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15 - Machiavelli’s afterlife and reputation to the eighteenth century

Published online by Cambridge University Press:  28 September 2010

John M. Najemy
Affiliation:
Cornell University, New York
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Summary

In book 2, chapter 5, of the Discourses, Machiavelli argues that Christianity was unable to eradicate the glorious deeds of pagan antiquity because it continued to use the Latin language. If, instead, Christian writers “had been able to write in a new language, the other persecutions they carried on indicate that we should have no record of things past.” With this sardonic observation, Machiavelli signals his awareness that revolutions in political thought are first and foremost revolutions in language: transformations in the way we speak about politics can themselves produce a new understanding of political action. Machiavelli was not of course the first to write about politics in the vernacular. His innovation was instead to inaugurate an entirely new “discourse” about politics, one that eviscerated the reigning humanist pieties and recommended force and fraud to tyrants and republics alike. Machiavelli boldly announces this innovation in both his major political works. In The Prince, he says he is the first to analyze the “verità effettuale” of politics; in the Discourses (book 1, preface) he claims to “enter upon a path not yet trodden by anyone” and to discover new “modes and orders.” Although his bid for fame was not heard in his lifetime, it was remarkably prophetic of his afterlife and reputation. In Machiavelli's time, Aristotle was the most famous political thinker in the West; in our time, Machiavelli is.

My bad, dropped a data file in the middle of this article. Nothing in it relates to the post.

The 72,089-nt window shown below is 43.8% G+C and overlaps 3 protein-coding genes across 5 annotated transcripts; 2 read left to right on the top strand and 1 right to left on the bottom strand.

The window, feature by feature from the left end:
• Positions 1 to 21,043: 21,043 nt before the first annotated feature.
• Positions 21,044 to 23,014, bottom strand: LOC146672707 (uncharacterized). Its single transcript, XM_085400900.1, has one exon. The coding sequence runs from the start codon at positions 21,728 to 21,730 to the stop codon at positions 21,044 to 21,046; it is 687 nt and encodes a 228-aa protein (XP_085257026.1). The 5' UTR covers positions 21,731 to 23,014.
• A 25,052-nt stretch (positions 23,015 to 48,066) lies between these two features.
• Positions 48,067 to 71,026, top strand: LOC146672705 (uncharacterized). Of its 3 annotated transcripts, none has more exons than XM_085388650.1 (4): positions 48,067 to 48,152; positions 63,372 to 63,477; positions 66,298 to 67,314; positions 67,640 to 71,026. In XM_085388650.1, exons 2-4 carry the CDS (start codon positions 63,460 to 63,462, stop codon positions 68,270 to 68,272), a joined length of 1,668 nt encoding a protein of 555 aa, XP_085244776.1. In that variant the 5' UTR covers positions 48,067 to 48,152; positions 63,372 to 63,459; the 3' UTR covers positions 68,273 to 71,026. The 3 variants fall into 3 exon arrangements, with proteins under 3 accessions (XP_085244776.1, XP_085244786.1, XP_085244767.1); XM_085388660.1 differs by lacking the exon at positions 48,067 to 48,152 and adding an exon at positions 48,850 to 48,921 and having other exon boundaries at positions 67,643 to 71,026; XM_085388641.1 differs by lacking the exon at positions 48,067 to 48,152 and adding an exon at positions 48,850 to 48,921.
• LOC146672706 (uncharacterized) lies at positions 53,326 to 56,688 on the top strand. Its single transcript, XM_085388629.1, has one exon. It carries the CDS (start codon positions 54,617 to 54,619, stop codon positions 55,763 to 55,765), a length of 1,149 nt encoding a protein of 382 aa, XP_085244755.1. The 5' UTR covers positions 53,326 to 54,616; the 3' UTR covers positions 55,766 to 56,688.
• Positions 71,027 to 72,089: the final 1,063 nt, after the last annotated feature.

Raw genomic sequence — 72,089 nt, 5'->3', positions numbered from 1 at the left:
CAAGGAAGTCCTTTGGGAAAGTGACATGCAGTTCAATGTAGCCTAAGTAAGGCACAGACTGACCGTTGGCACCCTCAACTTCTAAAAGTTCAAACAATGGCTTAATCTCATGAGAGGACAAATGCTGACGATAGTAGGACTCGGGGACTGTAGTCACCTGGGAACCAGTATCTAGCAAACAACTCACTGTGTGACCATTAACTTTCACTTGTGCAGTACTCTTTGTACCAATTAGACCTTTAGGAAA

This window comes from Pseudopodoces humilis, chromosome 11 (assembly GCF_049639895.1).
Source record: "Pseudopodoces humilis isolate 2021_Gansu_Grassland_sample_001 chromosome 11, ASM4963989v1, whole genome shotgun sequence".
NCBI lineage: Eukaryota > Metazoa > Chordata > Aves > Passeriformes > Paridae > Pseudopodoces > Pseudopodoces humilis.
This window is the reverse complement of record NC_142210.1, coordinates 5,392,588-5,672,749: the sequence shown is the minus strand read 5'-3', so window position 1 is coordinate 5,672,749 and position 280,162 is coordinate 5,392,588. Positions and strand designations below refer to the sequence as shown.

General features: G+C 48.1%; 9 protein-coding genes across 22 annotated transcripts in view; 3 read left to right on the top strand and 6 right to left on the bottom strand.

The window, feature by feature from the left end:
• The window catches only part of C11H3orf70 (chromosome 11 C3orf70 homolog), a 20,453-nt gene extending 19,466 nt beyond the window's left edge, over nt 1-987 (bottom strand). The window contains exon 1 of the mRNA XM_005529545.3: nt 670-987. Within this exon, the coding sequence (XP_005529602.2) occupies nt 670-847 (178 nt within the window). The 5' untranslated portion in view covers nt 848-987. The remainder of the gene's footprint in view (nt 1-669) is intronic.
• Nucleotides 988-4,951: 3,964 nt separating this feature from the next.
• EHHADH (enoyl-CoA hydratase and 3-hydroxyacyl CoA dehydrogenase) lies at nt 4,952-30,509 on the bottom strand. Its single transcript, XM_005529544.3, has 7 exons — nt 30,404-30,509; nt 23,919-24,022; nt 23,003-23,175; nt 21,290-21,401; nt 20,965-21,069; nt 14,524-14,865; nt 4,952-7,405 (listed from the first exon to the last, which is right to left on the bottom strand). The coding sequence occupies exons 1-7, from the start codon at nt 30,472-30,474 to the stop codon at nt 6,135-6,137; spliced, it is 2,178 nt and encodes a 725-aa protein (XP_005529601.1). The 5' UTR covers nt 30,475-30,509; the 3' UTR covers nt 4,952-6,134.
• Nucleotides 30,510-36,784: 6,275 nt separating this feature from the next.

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Publisher: Cambridge University Press
Print publication year: 2010

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